With its recovery deal, is the EU finally starting to act like a unifying force?
The huge economic boost breaks important political taboos, and suggests a willingness for more integration.
It was a long time coming, but the coronavirus crisis seems to have allowed Europe to make a leap towards genuine integration. The global financial crisis in 2008 exposed the inherent fragilities and incompleteness of Europe’s monetary union, prompting a decade of agonising debate over fiscal union. Essentially, sharing a common currency without sharing a real budget was always going to be unstable and potentially dangerous.
But now European leaders seem to be finally facing up this profound architectural problem. Common debt, common expenditure and the possibility of common taxation – which all seemed out of reach over the last decade – were accepted this week unanimously after a marathon summit that lasted more than four days.
The €750bn recovery and resilience package is far from perfect. From a macroeconomic standpoint, it is too small and too slow to respond alone to the depth of the shock imparted by the epidemic and the economic shutdown. From a practical standpoint, the governance is too complex – it requires national governments to present reform programmes before they can receive funds. But from a political standpoint, by agreeing both to pool part of the economic response to the economic crisis and by authorising transfers between member states, the agreement breaks important taboos.
It is the combination of these political realities that can make this a meaningful recovery package. Reluctantly for some, gone are the days when weaker eurozone countries could only hope for European loans with austerity conditions attached. Indeed, member states whose public finances were shaky can now point to a political backing for their increased government expenditure. The European Central Bank can now feel that its sovereign debt purchase programme, which effectively mutualises debt, is unanimously sanctioned by European governments.
But the agreement also raises a number of questions. First, in order to finance this recovery fund, member states had to agree to cut some of the most important and future-oriented parts of the EU budget, in particular in research, healthcare and the green-energy transition. Luckily, the European parliament that has to approve the deal is already threatening to block it if these critical spending items are not revisited.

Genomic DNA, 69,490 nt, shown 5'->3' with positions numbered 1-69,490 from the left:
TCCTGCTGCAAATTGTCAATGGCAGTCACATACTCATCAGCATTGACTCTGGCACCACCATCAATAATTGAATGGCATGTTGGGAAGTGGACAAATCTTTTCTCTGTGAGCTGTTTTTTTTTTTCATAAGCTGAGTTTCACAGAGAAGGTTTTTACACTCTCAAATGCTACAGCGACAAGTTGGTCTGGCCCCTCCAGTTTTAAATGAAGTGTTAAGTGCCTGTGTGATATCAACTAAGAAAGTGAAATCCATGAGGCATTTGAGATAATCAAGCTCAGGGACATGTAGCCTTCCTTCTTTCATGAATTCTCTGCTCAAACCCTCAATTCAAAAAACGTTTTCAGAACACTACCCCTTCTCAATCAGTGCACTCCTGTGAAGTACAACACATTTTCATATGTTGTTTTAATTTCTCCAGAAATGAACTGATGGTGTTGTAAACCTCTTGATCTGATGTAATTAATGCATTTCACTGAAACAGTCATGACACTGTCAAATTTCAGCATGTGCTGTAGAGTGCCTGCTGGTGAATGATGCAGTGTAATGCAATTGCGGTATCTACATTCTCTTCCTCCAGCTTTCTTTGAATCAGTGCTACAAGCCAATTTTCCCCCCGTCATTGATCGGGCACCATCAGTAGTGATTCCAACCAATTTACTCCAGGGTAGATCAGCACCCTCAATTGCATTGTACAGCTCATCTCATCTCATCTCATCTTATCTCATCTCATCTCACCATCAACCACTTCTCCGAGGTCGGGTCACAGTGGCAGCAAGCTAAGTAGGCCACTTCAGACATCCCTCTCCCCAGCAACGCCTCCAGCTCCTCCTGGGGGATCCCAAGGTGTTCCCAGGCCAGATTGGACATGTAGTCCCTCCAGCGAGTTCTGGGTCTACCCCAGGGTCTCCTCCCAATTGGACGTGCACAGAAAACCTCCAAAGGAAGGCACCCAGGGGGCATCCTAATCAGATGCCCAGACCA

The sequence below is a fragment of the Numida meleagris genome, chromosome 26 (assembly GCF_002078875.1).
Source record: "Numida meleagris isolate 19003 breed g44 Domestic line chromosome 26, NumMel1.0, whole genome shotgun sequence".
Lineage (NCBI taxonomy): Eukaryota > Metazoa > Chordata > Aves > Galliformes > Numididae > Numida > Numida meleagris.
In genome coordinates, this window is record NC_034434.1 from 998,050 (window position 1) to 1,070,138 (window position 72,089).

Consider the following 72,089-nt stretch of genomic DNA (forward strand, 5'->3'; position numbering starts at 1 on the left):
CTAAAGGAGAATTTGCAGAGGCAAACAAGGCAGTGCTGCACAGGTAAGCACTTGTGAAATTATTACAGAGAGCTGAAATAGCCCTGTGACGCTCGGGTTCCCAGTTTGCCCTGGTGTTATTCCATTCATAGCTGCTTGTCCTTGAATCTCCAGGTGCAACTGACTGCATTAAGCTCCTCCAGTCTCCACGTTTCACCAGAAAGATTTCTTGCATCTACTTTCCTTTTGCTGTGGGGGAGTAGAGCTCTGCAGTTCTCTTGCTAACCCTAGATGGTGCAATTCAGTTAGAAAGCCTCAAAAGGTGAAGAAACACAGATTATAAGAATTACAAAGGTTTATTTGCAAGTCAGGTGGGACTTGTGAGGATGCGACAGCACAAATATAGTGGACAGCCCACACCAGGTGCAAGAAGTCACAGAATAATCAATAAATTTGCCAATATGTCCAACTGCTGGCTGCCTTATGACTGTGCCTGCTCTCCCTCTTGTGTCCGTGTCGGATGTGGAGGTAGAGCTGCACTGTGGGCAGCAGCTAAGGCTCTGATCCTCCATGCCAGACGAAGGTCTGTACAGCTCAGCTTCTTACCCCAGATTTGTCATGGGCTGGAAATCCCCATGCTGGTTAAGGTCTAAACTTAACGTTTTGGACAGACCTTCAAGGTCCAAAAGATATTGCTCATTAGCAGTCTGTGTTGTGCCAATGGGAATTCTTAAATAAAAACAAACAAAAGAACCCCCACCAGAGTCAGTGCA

Second, because the compromise required unanimity there is only a very superficial control of the compliance of the spending with the EU’s climate objectives and, perhaps more importantly, there is no clear mechanism for ensuring that recipient countries abide by the essential rule of law and democratic values enshrined in European treaties. These concessions were particularly key to enlist the support of eastern European countries such as Hungary – which is effectively a one-party state – and Poland, but they create a fundamental dilemma for the EU and its cherished values.
Third, a coalition of small countries led by the Netherlands (including Denmark, Sweden, Austria and at times Finland), dubbed “the frugals”, extracted a number of important concessions such as getting rebates for their contributions to the EU budget. This is a practice that had been originally requested by the Thatcher government in the 1980s and has since become a fixture of European budgetary negotiations – but it is also a mechanism that allows them to veto disbursements if they are displeased with economic reforms undertaken in southern economies.
Finally, the critical weakness of the agreement, and what certainly makes it fall short of a real “Hamiltonian leap”, is the lack of a clear commitment to common European taxation. (Alexander Hamilton propelled the United States into a true federation by engineering the government takeover of the debts of individual states in the 18th century.) Indeed, the agreement has the merit of setting some important milestones in 2021 and 2023 for agreeing some level of “own resources” to the EU budget (a shorthand euphemism for European taxation) but it falls short of naming them clearly and of opening a real debate about a common European tax. A pan-continental corporate or carbon tax will be necessary sooner than later, unless Europeans want to entertain the illusion that this new borrowing can somehow be repaid ex-nihilo.
There is a profound irony, but maybe not a coincidence, that the EU is making strides towards integration at a time when it is severing its ties to the United Kingdom. A negotiation like this one would have certainly been derailed by the current British government. But while this agreement opens new possibilities, it also points to new fractures. For decades, it has been quietly assumed that France and Germany could call the shots alone. But the intense negotiations and compromises show that they can no longer carry the day on their own.
The growing powers of a growing coalition of small countries, willing to use their vetoes, as well as the internal divisions inside European political parties (the socialists, the European People’s party and the liberals), suggests that the institutional and constitutional overhaul that is required for the EU to stand more firmly on its feet will be long and hard.
This article was first published on July 22, 2020 in The Guardian.